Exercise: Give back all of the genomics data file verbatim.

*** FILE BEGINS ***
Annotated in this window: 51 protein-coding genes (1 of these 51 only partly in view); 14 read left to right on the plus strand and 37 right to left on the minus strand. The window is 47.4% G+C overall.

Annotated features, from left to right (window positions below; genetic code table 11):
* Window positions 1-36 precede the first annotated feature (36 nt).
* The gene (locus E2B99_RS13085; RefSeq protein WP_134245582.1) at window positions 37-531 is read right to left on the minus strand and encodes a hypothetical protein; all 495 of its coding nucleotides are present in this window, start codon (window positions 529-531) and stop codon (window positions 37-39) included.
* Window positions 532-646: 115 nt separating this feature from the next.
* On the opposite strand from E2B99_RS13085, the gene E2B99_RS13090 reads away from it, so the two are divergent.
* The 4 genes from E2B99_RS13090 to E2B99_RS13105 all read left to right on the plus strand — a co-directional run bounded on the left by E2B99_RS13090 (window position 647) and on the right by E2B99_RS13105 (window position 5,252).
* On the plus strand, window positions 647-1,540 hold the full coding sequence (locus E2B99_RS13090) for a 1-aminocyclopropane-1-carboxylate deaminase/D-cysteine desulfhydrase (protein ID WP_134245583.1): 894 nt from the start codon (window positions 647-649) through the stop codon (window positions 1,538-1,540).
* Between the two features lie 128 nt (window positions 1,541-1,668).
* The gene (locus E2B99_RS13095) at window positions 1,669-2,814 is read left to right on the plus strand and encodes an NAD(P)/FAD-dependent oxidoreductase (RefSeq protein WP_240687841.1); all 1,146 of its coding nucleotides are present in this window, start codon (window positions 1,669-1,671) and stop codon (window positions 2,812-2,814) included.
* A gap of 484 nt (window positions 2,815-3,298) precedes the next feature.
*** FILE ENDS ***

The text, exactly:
Annotated in this window: 51 protein-coding genes (1 of these 51 only partly in view); 14 read left to right on the plus strand and 37 right to left on the minus strand. The window is 47.4% G+C overall.

Annotated features, from left to right (window positions below; genetic code table 11):
* Window positions 1-36 precede the first annotated feature (36 nt).
* The gene (locus E2B99_RS13085; RefSeq protein WP_134245582.1) at window positions 37-531 is read right to left on the minus strand and encodes a hypothetical protein; all 495 of its coding nucleotides are present in this window, start codon (window positions 529-531) and stop codon (window positions 37-39) included.
* Window positions 532-646: 115 nt separating this feature from the next.
* On the opposite strand from E2B99_RS13085, the gene E2B99_RS13090 reads away from it, so the two are divergent.
* The 4 genes from E2B99_RS13090 to E2B99_RS13105 all read left to right on the plus strand — a co-directional run bounded on the left by E2B99_RS13090 (window position 647) and on the right by E2B99_RS13105 (window position 5,252).
* On the plus strand, window positions 647-1,540 hold the full coding sequence (locus E2B99_RS13090) for a 1-aminocyclopropane-1-carboxylate deaminase/D-cysteine desulfhydrase (protein ID WP_134245583.1): 894 nt from the start codon (window positions 647-649) through the stop codon (window positions 1,538-1,540).
* Between the two features lie 128 nt (window positions 1,541-1,668).
* The gene (locus E2B99_RS13095) at window positions 1,669-2,814 is read left to right on the plus strand and encodes an NAD(P)/FAD-dependent oxidoreductase (RefSeq protein WP_240687841.1); all 1,146 of its coding nucleotides are present in this window, start codon (window positions 1,669-1,671) and stop codon (window positions 2,812-2,814) included.
* A gap of 484 nt (window positions 2,815-3,298) precedes the next feature.